However, there is no BglII the entire pUC19 plasmid either, so they'd need to use a third restiction enzyme to insert their I27.

### Questions

- Why do Carrion-Vazquez et al. list two different plasmids?
- What is the 3'-side restiction enzyme that Carrion-Vazquez et al. use to insert their I27 into their plasmid?
- What is the remote restriction enzyme that Carrion-Vazquez et al. use to break their opened plasmids (Kempe PstI equivalent).
- The BamHI and SmaI sites in pUC19 overlap, so it is unclear how you could use both to "linearize" pUC19. It would seem that either one would open the plasmid on its own, although I'm not sure you could "heal" the blunt-ended SmaI cut.
Since the Arg-Ser joint is formed by a BglII/BamHI overlap, why are there no BglII-coded amino acids after the last I27 in the I27

^{RS}₈ sequence? If there is, why do Carrion-Vazquez et al. not acknowledge it when they write [3]:The full-length construct, I27

^{RS}₈, results in the following amino acid additions: (i) the amino-terminal sequence is Met-Arg-Gly-Ser-(His)6-Gly-Ser-I27 codons; (ii) the junction between the domains (BamHI-BglII hybrid site) is Arg-Ser; and (iii) the protein terminates in Cys-Cys.Since they don't acknowledge an I27-Arg-Ser-Cys-Cys ending, might there be more amino acids in the C terminal addition?

### Working backward

Since I'm stuck trying to get I27 into either plasmid, let's try and work backward from

```
Met-Arg-Gly-Ser-(His)₆-Gly-Ser-(I27-Arg-Ser)₇-I27-...-Cys-Cys
```

#### BglII/BamHI joint

The BglII/BamHI overlap would produce the expected Arg-Ser joint.

```
BglII BamHI
A + GATCC = AGATCC = Arg-Ser
TCTAG G TCTAGG
```

#### Final plasmid (pI27-8)

The beginning of this sequence looks like the start of pQE30's linker, so we'll assume the final plasmid was:

```
remote ... ,RGS-His epitope__________________. ,BamHI. I27...
... Met Arg Gly Ser His His His His His His Gly Ser Leu Ile ...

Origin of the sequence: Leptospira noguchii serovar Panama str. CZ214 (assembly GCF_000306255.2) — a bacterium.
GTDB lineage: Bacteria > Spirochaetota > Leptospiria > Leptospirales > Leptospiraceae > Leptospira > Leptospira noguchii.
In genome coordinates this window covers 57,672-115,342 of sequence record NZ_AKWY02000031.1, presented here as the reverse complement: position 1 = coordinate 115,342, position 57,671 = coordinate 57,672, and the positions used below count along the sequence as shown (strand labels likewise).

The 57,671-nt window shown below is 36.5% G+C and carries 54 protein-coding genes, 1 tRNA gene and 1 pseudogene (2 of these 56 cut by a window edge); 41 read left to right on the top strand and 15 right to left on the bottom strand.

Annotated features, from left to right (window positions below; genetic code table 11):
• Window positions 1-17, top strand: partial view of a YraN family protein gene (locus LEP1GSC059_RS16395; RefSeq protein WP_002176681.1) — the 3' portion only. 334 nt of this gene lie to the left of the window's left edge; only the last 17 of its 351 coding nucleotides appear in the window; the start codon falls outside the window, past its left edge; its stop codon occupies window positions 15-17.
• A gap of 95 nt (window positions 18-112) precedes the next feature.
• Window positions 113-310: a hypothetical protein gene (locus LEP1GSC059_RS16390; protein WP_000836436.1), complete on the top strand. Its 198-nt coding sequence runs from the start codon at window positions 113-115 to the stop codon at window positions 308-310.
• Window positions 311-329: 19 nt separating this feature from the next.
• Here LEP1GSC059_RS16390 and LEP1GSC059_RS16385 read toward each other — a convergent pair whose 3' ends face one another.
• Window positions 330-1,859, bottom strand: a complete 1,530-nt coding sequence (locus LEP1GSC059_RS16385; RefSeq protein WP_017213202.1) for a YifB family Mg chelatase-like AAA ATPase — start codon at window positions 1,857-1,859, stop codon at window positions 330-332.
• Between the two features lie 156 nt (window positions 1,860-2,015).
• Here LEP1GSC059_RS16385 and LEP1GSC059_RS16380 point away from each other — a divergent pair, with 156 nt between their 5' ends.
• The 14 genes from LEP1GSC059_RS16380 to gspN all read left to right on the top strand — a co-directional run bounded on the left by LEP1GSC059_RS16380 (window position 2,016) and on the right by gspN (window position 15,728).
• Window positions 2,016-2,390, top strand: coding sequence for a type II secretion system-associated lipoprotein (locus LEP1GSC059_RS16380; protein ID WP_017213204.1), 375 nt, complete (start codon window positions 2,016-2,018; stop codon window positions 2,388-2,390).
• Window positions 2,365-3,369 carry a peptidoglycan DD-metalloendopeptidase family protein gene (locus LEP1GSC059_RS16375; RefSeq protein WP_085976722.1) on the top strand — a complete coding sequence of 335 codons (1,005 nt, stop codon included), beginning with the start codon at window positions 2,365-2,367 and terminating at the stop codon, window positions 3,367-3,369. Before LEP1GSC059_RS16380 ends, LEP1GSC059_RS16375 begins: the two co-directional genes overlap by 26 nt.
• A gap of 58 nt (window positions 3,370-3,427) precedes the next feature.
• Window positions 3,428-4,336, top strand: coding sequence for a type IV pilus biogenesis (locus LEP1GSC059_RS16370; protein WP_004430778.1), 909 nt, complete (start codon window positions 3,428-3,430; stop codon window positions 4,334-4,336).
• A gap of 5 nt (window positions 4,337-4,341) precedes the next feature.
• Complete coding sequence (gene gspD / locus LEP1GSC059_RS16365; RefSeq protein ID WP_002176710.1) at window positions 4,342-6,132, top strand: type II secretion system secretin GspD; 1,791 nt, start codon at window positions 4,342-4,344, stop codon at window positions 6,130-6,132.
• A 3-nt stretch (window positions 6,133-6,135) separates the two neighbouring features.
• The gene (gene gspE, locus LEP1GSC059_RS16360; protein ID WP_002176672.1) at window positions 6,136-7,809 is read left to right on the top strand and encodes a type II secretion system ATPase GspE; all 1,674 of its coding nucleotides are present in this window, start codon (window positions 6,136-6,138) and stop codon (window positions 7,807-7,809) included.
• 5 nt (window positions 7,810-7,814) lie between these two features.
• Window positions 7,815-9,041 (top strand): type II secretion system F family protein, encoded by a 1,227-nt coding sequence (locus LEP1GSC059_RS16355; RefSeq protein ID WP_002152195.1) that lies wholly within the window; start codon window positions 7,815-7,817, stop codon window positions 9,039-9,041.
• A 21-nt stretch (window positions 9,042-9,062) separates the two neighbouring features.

??? ... ATG AGA GGA TCG CAT CAC CAT CAC CAT CAC GGA TCC CTA ATA ...
??? ... CGT CTC TTC GAT ACG ACA ACG ACA ACG ACA TTC GAA GAT TAT ...
........I27 joint_. I27 ... final I27 ,BglII. continuation of pQE30?
... Glu Leu Leu ... Leu Arg Ser Cys Cys STOPSTOP...
... GAA TTG AGA TCC CTA ... TTG AGA TCT TGC TGC TAG TAG ...
... CTT AAC TCT AGG GAT ... GAT CTC GAG GTA GTA GCT GCT ...
```

#### Penultimate plasmid (pI27-4)

```
remote ... ,RGS-His epitope__________________. ,BamHI. I27...
Met Arg Gly Ser His His His His His His Gly Ser Leu Ile ...
??? ... ATG AGA GGA TCG CAT CAC CAT CAC CAT CAC GGA TCC CTA ATA ...
??? ... CGT CTC TTC GAT ACG ACA ACG ACA ACG ACA TTC GAA GAT TAT ...
... I27 joint_. I27 ... fourth I27 ,BglII. continuation of pQE30?
... Glu Leu Leu ... Leu Arg Ser Cys Cys STOPSTOP...
... GAA TTG AGA TCC CTA ... TTG AGA TCT TGC TGC TAG TAG ...
... CTT AAC TCT AGG GAT ... GAT CTC GAG GTA GTA GCT GCT ...
```

##### pI27-4 + BamHI + remote

```
remote ,BamHI. I27...
Leu Ile ...
? GA TCC CTA ATA ...
?? A GAT TAT ...
....... I27 joint_. I27 ... fourth I27 ,BglII. continuation of pQE30?
... Glu Leu Leu ... Leu Arg Ser Cys Cys STOPSTOP...
... GAA TTG AGA TCC CTA ... TTG AGA TCT TGC TGC TAG TAG ...
... CTT AAC TCT AGG GAT ... GAT CTC GAG GTA GTA GCT GCT ...
```

##### pI27-4 + BglII + remote

```
remote ... ,RGS-His epitope__________________. ,BamHI. I27...
Met Arg Gly Ser His His His His His His Gly Ser Leu Ile ...
?? ... ATG AGA GGA TCG CAT CAC CAT CAC CAT CAC GGA TCC CTA ATA ...
? ... CGT CTC TTC GAT ACG ACA ACG ACA ACG ACA TTC GAA GAT TAT ...
....... I27 joint_. I27 ... fourth I27 ,BglII.
... Glu Leu Leu ... Leu
... GAA TTG AGA TCC CTA ... TTG A
... CTT AAC TCT AGG GAT ... GAT CTC GA
```

##### pI27-8

```
remote ... ,RGS-His epitope__________________. ,BamHI. I27...
Met Arg Gly Ser His His His His His His Gly Ser Leu Ile ...
??? ... ATG AGA GGA TCG CAT CAC CAT CAC CAT CAC GGA TCC CTA ATA ...
??? ... CGT CTC TTC GAT ACG ACA ACG ACA ACG ACA TTC GAA GAT TAT ...